The Best of 2019 in Media
2019 was a year.
It was an interesting year in terms of what things seemed to come to an end perfectly. Everything from Game of Thrones to the new Star Wars trilogy finished neatly into the year, allowing the next decade to breathe with whatever new phenomenon it wants to. Though come on, let’s not kid ourselves. We will likely get more Game of Thrones and Star Wars and we will waste time debating about its merits while ignoring much better content like we usually do.
I feel calling it interesting is a bit of a cop out. It really depends on what we’re examining to decide if it was a strong year or not. Like anything, it depends on what I was into at the time and what I devoted my time to. In previous years, I had spent less time on videogames and more on film while music and television got their cut. This year I spent more time playing videogames while dropping a few hours on a movie just didn’t happen much. I also stuck to just the television shows I was committed to finishing instead of jumping into a dozen new shows. Music was a fun trip, and making music lists every month on Spotify certainly helps me remember what was good and what wasn’t.
So let’s get on with it!
Best of 2019: Videogames
Honourable Mention: Untitled Goose Game
I’ll keep this pretty simple. Developer House House’s sequel needs to be called Untitled Geese Game. It needs to be an online multiplayer where you play as Canadian geese (who come together in gangs. No seriously, there’s a ton of articles out there about gangs of geese in Canada making things unfortunate for everyone) and as a Canada goose, you now get to play with others as you wreck shit across the Canadian countryside. Less clever puzzles, more carnage with a beak. Honk.
Best of the Year: Telling Lies
Telling Lies is the spiritual successor to Sam Barlow’s Her Story, which is likely my game of the decade. Telling Lies tries to take Her Story and do more with it, with extra character perspectives and Hollywood actors, as well as a story about hidden identities and corrupted agendas. While I didn’t enjoy it the same way as Her Story (the rush I got from piecing that together is untouched) it was still a fantastic playthrough with me having almost a dozen pages of notes as I pieced the story together. The next time Sam Barlow puts a project like this together, I have a small tip: if I’m not playing as myself but playing as a real person, give me more to care about them.
Best of 2019: Pro Wrestling
Honourable Mention: Jon Moxley vs. Tomohiro Ishii from NJPW G1 Climax, July 18th
You ever watch something so simple it makes you wonder if everyone else is doing it wrong? There was an indie game that came out called Baba Is You where you just push blocks around, but the blocks you push around can change the mechanics of the game itself. It’s so simple you wonder if the developer stumbled on something revolutionary. Mox and Ishii do that at the G1 Climax. Jon Moxley is returning from the indentured servitude of being controlled by World Wrestling Entertainment now wearing black trunks and in the best shape of his life. Tomo is continuing one of the best “twilight eras” of any wrestler, in which despite being in his mid 40s and never much of a star in his 30s, he’s consistently having the best wrestling matches night in and night out. Moxley plays the crazy man pulling Ishii into the arena and having a steel chair duel where they just smash the chairs at each other like bats until one of them busts apart. Ishii answers the craziness with a top rope splash into a table. But aside from those moments? Nothing they do is complicated. Nothing they do someone else can’t replicate. There isn’t some incredible technique one can’t touch. But the way they use the crowd’s emotions, the way they connect, and the way they answer each other is pro wrestling at its best. Almost every wrestler in the world should be watching this match and asking what they do that they can’t, and then figuring out how to do it themselves. Simple. Effective. What is everyone else doing wrong?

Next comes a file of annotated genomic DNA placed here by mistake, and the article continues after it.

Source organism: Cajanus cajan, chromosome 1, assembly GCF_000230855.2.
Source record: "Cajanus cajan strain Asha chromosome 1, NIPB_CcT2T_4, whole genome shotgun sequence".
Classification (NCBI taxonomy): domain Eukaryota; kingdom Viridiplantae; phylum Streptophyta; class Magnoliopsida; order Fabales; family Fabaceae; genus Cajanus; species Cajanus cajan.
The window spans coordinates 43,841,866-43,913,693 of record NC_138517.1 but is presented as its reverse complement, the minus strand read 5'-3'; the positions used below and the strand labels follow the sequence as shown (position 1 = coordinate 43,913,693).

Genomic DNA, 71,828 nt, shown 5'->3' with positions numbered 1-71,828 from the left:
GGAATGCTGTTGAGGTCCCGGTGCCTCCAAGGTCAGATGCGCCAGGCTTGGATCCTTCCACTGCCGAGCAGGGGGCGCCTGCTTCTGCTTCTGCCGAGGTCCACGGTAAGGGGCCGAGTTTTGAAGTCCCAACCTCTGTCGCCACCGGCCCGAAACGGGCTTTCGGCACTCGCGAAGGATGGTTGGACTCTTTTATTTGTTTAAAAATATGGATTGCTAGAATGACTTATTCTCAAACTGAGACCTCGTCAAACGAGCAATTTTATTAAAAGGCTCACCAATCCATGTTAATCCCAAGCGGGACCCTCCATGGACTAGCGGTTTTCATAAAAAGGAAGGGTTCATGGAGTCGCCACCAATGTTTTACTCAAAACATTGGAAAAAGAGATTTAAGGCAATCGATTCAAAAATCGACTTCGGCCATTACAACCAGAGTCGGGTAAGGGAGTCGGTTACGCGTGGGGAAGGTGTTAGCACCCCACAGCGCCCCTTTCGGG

Best of the Year: Kota Ibushi vs. Jay White from NJPW G1 Climax Final, August 12th
The best stories, whether it be in fiction or reality, are about watching someone you don’t like lose to someone you like. It’s good versus evil. It’s justice versus injustice. “The Switchblade” Jay White is injustice personified, the leader of the dreaded Bullet Club, having just earlier that night added KENTA to their ranks at the demise of his mentor Katsuyori Shibata in the hottest angle of the year. White earlier had been IWGP Heavyweight champion despite only being 27 and is only in year three of shedding his Young Lion image. With the departure of Kenny Omega, the “Best Bout Machine” who refused to play the role of most hated man in New Japan, we now have two men filling in his boots. White as the heel Omega could never be, and Kota Ibushi as the babyface Omega wished he was.